Reading Emotions in Charts

Originally published on Business Line August 29, 2010.

Trading is All About Understanding People

Most people incorrectly assume that trading is all about understanding the fundamentals of the market or knowing the balance-sheet of a company. It does not have as much to do with that as it does with understanding people.

People's perceptions or expectations of a company or even the entire economy are what drive prices of securities. Prices of equities, commodities, and currencies are all subject to the same laws of supply and demand, as in any other product.

Demand and Supply

In fact, this is why there is a drop in prices after a company meets expectations for an announcement. The demand for the shares prior to the release overwhelms the supply. Sellers realize this and raise their prices. Buyers, in a desperate attempt to own shares are, in turn, willing to pay more.

For instance, if Tata Motors sells more cars than expected, and traders anticipate this, then the price will not move up as one might expect. Traders expecting positive sales results would have bought the shares prior to the announcement.

This should have caused a rise in price for the reasons stated above. Once the data is known to everyone and there are no surprises, there may be some buying interest.

However, traders who already own shares are disappointed about the prices not rising or are satisfied with the profits and begin to sell. Without increased buying pressure from interested parties, these sellers must drop their price to attract buyers. So you see how human emotion, basically fear and greed, can motivate traders in the market. This is what causes price movement. So, to be successful in trading, you need to know how to read this emotion.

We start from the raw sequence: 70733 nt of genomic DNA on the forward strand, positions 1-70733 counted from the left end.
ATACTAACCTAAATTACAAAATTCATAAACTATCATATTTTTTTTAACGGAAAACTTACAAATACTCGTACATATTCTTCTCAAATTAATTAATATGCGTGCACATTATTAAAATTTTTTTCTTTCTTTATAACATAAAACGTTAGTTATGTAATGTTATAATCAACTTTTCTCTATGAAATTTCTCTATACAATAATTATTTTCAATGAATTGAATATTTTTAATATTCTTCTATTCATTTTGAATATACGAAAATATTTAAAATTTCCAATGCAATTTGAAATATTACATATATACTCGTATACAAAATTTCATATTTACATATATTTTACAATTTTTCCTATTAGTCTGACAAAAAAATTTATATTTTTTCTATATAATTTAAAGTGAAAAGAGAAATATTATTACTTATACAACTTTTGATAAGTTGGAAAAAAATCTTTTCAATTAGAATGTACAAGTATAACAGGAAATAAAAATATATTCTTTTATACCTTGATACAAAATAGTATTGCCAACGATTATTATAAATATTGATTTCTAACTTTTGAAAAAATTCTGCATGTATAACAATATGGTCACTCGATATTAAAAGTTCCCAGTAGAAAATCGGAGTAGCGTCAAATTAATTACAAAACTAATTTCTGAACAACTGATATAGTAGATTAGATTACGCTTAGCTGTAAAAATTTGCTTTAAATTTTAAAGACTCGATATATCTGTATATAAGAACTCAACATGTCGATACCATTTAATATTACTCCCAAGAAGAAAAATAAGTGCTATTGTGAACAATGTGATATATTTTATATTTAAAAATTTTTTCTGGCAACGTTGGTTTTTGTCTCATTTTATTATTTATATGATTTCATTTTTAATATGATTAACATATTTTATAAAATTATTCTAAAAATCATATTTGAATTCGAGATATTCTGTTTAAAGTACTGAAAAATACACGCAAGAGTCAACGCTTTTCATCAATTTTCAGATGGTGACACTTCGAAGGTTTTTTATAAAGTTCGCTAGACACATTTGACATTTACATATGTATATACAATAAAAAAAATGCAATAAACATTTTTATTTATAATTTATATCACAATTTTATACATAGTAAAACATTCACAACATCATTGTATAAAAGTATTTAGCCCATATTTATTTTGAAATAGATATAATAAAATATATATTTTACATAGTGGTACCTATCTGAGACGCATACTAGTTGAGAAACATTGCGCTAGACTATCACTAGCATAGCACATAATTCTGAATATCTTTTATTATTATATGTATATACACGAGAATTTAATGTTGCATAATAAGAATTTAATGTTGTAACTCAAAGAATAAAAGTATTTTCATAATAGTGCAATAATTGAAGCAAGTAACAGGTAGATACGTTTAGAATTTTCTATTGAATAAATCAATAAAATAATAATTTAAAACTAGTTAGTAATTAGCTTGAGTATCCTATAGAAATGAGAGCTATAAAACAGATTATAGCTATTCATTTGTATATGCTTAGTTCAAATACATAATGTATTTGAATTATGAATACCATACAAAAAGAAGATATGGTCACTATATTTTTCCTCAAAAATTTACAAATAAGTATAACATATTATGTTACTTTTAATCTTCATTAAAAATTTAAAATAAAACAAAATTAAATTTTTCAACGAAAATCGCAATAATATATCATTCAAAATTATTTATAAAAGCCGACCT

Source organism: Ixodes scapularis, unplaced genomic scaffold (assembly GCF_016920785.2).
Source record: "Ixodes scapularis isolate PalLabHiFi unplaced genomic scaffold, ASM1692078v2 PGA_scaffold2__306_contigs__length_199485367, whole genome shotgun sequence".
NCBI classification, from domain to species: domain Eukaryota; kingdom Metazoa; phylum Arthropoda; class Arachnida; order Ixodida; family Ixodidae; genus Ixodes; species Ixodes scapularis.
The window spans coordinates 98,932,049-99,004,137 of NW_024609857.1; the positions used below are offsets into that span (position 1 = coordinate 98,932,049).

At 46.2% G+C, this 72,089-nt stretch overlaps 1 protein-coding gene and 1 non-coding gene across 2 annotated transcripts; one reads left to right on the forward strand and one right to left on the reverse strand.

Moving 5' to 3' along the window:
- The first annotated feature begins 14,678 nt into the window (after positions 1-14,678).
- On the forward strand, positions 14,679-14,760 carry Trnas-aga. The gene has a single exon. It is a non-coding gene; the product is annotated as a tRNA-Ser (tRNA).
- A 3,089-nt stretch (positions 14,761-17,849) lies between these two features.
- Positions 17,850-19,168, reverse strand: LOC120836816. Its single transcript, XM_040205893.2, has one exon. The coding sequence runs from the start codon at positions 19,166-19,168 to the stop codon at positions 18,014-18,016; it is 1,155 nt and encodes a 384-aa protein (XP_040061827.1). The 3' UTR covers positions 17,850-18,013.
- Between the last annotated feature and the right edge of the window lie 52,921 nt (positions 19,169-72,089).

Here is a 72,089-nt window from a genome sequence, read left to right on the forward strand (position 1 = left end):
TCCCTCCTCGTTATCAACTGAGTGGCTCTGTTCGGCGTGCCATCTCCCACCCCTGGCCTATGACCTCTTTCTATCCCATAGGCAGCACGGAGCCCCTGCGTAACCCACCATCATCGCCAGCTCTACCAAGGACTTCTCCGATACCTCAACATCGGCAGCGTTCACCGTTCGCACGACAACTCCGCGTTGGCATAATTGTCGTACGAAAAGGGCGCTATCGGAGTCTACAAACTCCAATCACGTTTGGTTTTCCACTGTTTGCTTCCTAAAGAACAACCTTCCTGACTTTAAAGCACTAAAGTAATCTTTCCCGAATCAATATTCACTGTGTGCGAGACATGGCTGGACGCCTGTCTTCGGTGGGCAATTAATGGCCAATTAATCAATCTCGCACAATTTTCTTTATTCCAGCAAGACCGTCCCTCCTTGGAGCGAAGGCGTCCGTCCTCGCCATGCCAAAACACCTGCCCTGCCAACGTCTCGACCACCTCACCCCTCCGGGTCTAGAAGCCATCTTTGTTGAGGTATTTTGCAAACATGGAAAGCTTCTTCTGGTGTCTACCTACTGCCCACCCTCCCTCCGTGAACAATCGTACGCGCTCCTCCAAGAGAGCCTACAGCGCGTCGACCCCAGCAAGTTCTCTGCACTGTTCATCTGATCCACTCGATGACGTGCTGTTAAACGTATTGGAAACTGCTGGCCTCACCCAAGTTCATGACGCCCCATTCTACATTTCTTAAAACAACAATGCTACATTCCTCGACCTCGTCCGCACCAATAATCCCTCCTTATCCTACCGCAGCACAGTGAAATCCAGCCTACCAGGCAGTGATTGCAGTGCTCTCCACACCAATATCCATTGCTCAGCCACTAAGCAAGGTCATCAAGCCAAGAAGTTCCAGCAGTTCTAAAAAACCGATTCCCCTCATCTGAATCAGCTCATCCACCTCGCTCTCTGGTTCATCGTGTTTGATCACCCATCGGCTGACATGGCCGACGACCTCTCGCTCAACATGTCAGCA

That is what technical analysis does. The charts show the actions of traders who are involved in that security. Candlesticks and technical tools bring out the emotions of those who move the markets. We can see when this emotion shifts.

Stochastic Oscillator

Take for instance, the Stochastic Oscillator. This indicator indicates where prices are closing within a range. If there is a bullish trend that you expect will continue, you would expect the share price to close at or near the high of the day for several days.

If the price closes away from that high, then it implies that the buying pressure has weakened or selling pressure strengthened. Either way, it is not good for those holding the stock.

If there is a close that occurs significantly below the highs, it would trigger a sell signal on the oscillator.

The Stochastic also shows when selling pressure gains or weakens. You would expect a very weak stock to close at or near the lows. If it does not, then buyers are strengthening or sellers are weakening or both.

So by viewing traders' actions in a graphical format, we can make assumptions about the strength of the movement of the stock price.

These observations are part of our decision-making process to time proper entries and exits in the market. That is what technical analysis can offer to a trader or investor.

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